“The unprecedented crisis requires an equally unprecedented policy response from the entire Nigerian public sector, in collaboration with the private sector, to save lives, protect livelihoods, and lay the foundations for a strong economic recovery,” Marco Hernandez, World Bank Lead Economist for Nigeria
I support the Arsenal football club which is quite popular football merchandise noted for various reasons, among them is their perchance for giving its fans a nervy time anytime it’s on the field either it’s playing a big team or not.
This similar feature is similar to every Nigerians or should I put the Nigerian situation as every challenge that comes its way always shake to its economics in one way or the other.
Let me be more clearer on this, while the rest of the world are looking for progressive ways and means to drive its nation out of the onslaught of Covid-19 on their respective economics’ by adopting solid and strategic economic policies, the Nigerian Government continues to do nothing to curtail its economic losses, while it endlessly waits for the pandemic to be over so that it could resume its selling of crude oil in the international market.
Nigeria’s economy had for over three decades now been presided over by the brightest economists from all over the world, from the top echelon of the World Bank, ADB/ADF, the Academic Community, and other economic pundits.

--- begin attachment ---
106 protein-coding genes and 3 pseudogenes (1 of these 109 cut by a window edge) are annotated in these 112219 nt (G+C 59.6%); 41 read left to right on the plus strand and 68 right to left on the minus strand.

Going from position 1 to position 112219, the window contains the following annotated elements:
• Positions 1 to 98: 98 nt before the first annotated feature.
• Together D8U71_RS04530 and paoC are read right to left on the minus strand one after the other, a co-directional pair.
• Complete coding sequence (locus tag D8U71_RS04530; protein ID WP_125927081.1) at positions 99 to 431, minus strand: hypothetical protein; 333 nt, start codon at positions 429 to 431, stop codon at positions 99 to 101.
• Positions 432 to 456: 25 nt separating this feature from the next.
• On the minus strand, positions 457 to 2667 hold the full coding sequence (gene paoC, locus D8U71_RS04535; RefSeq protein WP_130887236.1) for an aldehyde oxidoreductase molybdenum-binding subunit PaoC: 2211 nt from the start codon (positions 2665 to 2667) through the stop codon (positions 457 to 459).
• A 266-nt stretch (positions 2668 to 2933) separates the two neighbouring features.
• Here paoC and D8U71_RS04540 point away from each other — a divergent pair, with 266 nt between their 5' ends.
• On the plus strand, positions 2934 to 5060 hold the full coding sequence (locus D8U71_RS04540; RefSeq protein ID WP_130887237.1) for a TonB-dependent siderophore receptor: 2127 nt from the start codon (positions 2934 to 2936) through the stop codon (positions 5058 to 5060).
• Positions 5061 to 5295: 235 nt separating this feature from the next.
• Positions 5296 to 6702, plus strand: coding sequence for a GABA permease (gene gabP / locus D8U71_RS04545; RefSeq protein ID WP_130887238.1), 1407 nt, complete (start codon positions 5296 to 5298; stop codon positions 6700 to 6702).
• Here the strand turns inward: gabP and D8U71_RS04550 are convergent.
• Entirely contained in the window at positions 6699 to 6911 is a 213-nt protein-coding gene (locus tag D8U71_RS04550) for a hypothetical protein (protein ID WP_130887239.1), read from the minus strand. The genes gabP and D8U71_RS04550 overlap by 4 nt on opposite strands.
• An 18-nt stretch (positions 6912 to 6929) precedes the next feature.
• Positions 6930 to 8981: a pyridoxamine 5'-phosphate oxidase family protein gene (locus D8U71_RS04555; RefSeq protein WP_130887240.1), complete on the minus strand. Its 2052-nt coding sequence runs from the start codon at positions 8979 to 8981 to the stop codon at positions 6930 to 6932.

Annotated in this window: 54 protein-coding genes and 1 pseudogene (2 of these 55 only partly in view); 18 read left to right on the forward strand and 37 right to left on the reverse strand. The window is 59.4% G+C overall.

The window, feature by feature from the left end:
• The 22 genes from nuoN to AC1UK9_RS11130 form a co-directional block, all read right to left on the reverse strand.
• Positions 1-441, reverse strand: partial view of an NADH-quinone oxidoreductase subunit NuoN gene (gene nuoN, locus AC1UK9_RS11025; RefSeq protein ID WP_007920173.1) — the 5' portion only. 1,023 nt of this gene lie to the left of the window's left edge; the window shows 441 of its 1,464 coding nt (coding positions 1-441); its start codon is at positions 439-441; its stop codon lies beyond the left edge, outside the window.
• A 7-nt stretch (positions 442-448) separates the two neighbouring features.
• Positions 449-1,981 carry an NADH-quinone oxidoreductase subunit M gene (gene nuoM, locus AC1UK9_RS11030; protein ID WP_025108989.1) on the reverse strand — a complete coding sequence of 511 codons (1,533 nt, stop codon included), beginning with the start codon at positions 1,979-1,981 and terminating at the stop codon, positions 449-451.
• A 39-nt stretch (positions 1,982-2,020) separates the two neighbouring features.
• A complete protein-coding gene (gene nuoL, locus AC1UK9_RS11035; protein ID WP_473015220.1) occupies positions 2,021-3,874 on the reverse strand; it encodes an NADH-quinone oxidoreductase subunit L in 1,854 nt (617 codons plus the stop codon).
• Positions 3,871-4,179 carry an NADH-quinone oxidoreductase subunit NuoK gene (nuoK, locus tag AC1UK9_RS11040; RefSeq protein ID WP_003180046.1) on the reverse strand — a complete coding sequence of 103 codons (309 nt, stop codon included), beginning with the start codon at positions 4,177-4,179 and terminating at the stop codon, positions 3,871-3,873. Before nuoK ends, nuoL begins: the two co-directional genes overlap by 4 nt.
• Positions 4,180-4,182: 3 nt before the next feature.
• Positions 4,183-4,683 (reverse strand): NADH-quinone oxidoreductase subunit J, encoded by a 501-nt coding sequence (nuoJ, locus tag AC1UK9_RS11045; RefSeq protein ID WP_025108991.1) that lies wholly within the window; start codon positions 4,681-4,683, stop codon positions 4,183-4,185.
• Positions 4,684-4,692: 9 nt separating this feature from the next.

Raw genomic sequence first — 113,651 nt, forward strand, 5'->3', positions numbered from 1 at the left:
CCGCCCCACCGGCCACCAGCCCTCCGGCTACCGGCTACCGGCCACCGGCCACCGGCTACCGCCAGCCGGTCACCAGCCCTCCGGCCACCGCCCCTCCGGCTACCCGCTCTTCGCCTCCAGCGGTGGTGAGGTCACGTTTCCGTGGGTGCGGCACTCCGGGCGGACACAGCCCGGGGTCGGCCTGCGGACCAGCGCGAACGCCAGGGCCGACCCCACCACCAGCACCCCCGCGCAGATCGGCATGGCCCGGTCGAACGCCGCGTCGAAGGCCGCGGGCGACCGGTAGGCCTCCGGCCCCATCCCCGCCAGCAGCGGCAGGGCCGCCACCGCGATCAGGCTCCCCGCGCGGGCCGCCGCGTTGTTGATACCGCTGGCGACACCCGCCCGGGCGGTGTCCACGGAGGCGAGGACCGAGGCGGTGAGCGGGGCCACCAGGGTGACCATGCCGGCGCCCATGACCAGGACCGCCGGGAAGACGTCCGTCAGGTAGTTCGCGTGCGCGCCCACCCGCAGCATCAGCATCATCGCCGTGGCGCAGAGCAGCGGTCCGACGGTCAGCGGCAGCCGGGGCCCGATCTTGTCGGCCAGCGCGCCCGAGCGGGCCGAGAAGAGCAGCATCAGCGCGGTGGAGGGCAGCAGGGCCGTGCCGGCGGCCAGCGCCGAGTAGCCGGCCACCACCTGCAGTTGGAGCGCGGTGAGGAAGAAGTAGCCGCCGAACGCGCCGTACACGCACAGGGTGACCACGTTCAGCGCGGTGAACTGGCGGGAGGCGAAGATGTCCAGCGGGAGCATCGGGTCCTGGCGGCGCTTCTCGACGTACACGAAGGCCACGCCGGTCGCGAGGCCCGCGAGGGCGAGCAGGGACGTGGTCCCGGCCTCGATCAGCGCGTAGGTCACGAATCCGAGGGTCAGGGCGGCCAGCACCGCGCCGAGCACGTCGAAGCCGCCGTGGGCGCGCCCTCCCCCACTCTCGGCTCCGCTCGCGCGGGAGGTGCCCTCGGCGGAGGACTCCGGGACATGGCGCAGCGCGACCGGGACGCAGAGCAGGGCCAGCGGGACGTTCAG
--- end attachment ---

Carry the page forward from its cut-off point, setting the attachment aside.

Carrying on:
Yet, The Human Development Index (HDI) of Nigerians which is an aggregate of the general standard of living of the people in terms of access to education, health care, housing, security, potable water, and high life expectancy, etc. has not improved, and to some extent has deteriorated significantly.
It is quite expected from a government that prioritizes the welfare and economic stability of its nation, it is expected that the Nigerian government should roll out strategic policies that will help homegrown business as well as “foreign-based businesses, small and medium scale ventures inclusive’ grow, the case is different as these business enterprises have been made to contend with the various harsh economic policies from the federal government which offers no respite or help to these business outfits in the wake of the effect of covid-19.
A popular Nigerian socio cum political commentator Debo Onifade in one of his interviews discussed the Nigerian Economic Covid-19 Stimulus which has in no way helped bring succor to the already deflated business spirit of Nigerian’s business owners.